Himid is not just pointing the finger at wrongdoers, but raising questions about ownership, representation, value, curation of information, contribution and context, questions so vital in our Field exploration.

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“Swallow Hard: The Lancaster Dinner Service, 2007 Himid defines Swallow Hard: The Lancaster Dinner Service as ‘an intervention, a mapping and an excavation. It is a fragile monument to an invisible engine working for nothing in an amazingly greedy machine. It remembers slave servants, sugary food, mahogany furniture, greedy families, tobacco and cotton fabrics but then mixes them with British wild flowers, elegant architecture and African patterns. […] This work is not a memorial but more an encouraging incentive for everyone committed to restoring the balance, revealing the truths and continuing the dialogues.’ “

Her plate intervention was a great example for us of what we could do as proposal for this project. Using museum artefacts to curate and show different side of a plate; even by altering them.

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“Freedom and Change, 1984 ‘Discourse is a primary tool against the weapons used to marginalise and write out of history our contribution / she who writes herstory rewrites history.’ – Maud Sulter, 1990 Freedom and Change is a bold example of Himid’s ‘rewriting of history’, as proposed by the poet, curator and artist Maud Sulter, via the reference to Picasso – the epitome of masculine painterly energy. These women are personifications of freedom and change: they look to the future by embracing the past, yet overturning oppressive colonial histories. By quoting a painting from Picasso’s ‘return to order’ neoclassical period (1918–25), Himid comments on the rampant political conservatism at the height of the Thatcher era.”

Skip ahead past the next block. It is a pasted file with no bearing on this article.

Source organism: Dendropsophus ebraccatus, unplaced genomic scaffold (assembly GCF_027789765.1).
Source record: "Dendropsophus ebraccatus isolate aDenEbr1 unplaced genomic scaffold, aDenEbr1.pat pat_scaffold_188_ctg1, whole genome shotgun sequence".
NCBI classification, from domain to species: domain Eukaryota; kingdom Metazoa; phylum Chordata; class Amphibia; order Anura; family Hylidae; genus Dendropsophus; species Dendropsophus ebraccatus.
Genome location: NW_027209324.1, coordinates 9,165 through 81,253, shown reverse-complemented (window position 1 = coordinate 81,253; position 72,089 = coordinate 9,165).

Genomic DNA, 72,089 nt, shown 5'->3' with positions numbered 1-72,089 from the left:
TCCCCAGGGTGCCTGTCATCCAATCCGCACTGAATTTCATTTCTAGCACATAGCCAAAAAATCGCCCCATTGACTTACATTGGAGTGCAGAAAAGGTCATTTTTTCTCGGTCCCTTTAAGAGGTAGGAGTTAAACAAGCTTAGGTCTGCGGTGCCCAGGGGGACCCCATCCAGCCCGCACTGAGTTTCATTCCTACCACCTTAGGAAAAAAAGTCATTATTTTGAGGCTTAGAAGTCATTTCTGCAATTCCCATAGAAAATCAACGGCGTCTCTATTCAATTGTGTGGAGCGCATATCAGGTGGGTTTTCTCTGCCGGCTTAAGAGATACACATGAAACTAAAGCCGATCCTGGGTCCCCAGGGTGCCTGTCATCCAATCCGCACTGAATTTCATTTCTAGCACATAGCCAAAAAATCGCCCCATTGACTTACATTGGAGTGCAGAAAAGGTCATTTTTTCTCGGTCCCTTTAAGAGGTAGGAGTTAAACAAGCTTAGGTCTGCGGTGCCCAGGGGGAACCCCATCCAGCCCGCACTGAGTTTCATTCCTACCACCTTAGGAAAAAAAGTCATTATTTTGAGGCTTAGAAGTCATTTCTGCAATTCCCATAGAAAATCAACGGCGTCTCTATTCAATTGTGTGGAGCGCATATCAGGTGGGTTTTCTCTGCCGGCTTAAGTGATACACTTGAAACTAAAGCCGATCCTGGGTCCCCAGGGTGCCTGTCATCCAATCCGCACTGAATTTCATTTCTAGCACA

CoCA

DRAFT

Our 2 day trip to the Harley Gallery and Studios, Yorkshire Sculpture Park and the Centre of Ceramic Art within York Art Gallery.
An immerse and deep exploration of British Studio Pottery: from meeting practitioners, to the curators, collectors and archivers.


With over 5 500 ceramic artefact, CoCA is a waste collection and resource of ceramic practice in the UK. Its important work is to tell the stories of significant artists, potters and/or makers working with clay, and their collectors.
It’s to the generosity of The Very Reverend Dean Eric Milner-White, W.A. Ismay, Henry Rothschild and Anthony Shaw that this public collection can showcase the most complete story of British studio ceramics.

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1) As we live in wold of big data, there is so much information in our world, so many products, ideas, concepts and data created every day, we can’t possibly see and experience most of them.
Growing in importance, it is curator’s job to digest, choose, present and restrict the flow of information, same as collectors who’s collections are exhibited and studied, they can direct our tastes and presences.
But as we discovered, not all creators has to have money or influential position to exert this kind of power. It’s more about dedication, passion, and confidence in own decision.